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CARD is a medium- to long-term research & development initiative in collaboration with industry, dedicated to responsible, cost-effective hydrocarbon development in Arctic regions.

Research

 

DIRKS & Enhancements (Dr. Eleanor Bailey)

Sea ice ridges pose a hazard to offshore operations, offshore structures, pipelines and subsea equipment. DIRKS (Development of Ice Ridge Keel Strength) is a four-year project (April 2011 – March 2015)  to investigate the failure mechanisms of gouging ice ridge keels through a series of near full-scale tests that involve pushing a first-year ice keel into an artificial seabed.

A proposal is being submitted to significantly enhance the original DIRKS program with additional laboratory experiments and numerical modeling to investigate the thermo-mechanical properties of sea ice ridges, paying particular attention to the effects of compression and associated sintering and bonding on the strength of an ice keel.

 

Compressive Ice Failure and Distributed Damage (Perry Moore)

Work is proceeding on a constitutive model of ice for finite element analysis. The model, coded in FORTRAN and used within the ABAQUS software, is based on damage mechanics and takes into account microcracking, pressure softening, dynamic recrystallization and pressure melting. This damage-based model has in the past successfully recreated experimentally-observed ice behaviour. The model code is being refined and modernized, producing better performance in modeling high-speed events, such as the formation of high-pressure zones (hpzs) believed to induce vibrations in structures.

 

Fracture and Scale Effect (Dr. Rocky Taylor)

Ice has one of the lowest values of fracture toughness on earth. Fractures occur during all ice–structure interactions and cause the scale effect whereby global pressures decrease with interaction area. Despite recent advances, fundamental questions remain regarding the influence of flaw structure, interaction geometry, temperature, time, and the interplay between fracture and microstructural damage. To help answer these questions, CARD is developing programs of experimental and theoretical fracture research.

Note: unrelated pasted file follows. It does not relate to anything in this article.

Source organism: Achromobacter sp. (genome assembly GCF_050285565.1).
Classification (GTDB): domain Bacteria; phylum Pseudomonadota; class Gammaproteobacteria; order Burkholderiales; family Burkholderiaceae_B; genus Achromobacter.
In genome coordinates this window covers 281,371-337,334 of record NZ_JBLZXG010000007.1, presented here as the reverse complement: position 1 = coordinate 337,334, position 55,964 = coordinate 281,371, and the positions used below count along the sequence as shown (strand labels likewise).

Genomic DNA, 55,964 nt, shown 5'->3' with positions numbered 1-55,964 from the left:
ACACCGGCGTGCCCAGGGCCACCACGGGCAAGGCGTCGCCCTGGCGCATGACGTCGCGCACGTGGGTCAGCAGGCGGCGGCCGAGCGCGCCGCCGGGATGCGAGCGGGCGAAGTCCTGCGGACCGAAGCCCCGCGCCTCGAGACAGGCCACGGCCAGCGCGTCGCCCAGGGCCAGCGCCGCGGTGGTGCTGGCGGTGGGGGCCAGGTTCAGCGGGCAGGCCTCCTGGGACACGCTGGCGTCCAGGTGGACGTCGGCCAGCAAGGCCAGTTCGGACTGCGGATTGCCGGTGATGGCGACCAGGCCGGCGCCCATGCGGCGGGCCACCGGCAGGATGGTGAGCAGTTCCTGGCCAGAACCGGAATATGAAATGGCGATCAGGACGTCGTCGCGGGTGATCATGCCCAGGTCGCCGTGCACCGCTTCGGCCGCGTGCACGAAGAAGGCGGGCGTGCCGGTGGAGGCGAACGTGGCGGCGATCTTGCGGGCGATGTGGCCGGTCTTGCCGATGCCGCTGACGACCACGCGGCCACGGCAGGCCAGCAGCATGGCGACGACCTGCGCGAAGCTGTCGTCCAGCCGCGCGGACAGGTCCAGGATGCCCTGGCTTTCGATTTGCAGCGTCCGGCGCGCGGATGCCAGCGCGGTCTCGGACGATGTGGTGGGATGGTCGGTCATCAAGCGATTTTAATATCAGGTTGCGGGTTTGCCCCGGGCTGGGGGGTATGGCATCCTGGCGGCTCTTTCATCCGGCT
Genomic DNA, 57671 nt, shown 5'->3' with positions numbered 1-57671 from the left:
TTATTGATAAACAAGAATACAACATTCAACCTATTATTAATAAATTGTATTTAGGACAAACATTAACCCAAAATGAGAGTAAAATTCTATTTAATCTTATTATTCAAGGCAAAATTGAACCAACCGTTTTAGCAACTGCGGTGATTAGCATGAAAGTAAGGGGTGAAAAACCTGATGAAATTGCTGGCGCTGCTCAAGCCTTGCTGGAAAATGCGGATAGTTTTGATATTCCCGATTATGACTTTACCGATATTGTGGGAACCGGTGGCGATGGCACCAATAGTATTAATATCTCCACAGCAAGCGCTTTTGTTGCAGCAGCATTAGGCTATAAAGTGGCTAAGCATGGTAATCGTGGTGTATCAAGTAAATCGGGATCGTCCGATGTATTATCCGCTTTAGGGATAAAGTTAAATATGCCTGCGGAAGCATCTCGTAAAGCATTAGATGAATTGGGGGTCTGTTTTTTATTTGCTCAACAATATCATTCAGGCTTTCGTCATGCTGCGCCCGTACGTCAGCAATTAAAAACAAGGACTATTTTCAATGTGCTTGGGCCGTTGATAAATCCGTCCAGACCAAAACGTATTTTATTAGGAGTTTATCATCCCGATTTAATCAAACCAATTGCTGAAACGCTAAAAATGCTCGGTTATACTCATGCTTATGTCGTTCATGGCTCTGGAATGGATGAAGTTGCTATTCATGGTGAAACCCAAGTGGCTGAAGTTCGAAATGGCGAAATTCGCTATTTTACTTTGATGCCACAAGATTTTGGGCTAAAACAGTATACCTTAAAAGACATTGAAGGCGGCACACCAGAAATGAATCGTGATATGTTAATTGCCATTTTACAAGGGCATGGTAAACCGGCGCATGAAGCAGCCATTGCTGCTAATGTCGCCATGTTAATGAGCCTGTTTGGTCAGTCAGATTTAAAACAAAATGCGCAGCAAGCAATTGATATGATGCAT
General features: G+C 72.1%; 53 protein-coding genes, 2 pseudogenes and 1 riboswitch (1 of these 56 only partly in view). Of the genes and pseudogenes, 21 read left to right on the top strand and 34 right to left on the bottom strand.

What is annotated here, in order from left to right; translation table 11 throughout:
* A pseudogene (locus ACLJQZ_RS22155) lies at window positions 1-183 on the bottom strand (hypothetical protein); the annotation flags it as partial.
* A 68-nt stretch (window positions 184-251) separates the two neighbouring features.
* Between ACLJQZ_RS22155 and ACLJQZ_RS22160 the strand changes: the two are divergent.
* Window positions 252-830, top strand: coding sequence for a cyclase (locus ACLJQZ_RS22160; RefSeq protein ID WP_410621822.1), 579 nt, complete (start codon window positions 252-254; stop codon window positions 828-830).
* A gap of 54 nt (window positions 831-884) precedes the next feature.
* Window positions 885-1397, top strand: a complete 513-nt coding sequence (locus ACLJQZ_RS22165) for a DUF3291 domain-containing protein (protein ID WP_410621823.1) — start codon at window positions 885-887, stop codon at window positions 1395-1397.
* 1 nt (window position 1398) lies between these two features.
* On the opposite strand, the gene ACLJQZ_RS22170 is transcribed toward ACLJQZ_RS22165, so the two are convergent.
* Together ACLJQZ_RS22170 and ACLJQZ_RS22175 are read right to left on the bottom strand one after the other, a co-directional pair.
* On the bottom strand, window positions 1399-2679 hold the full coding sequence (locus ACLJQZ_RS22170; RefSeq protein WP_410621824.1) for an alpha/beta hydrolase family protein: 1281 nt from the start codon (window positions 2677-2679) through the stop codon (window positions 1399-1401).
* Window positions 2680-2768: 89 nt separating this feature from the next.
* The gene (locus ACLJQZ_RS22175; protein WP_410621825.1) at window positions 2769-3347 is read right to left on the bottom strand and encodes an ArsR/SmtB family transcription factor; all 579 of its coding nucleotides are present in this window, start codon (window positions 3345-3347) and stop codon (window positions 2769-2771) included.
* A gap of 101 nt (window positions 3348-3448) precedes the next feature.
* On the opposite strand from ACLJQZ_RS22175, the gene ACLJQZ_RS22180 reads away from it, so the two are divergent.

Data Analysis (Chris Rossiter with Dr. Martin Richard)

A model developed to analyze ship–ice interaction is currently being used to study a ship’s response when impacting a single ice feature. The program solves the surge and heave equations of motion, using a Runge-Kutta numerical integration scheme, and can take a variety of inputs ranging from floe parameters to ship characteristics. The load developed from the ship-ice interaction is modeled using a pressure-area curve where the pressure developing on the ship hull is related to the hull global contact area through an exponential relationship. The results of this work will be an important input into the managed ice model (see next section).

 

Modeling Ice Management (Dr. Martin Richard with Dr. Richard McKenna)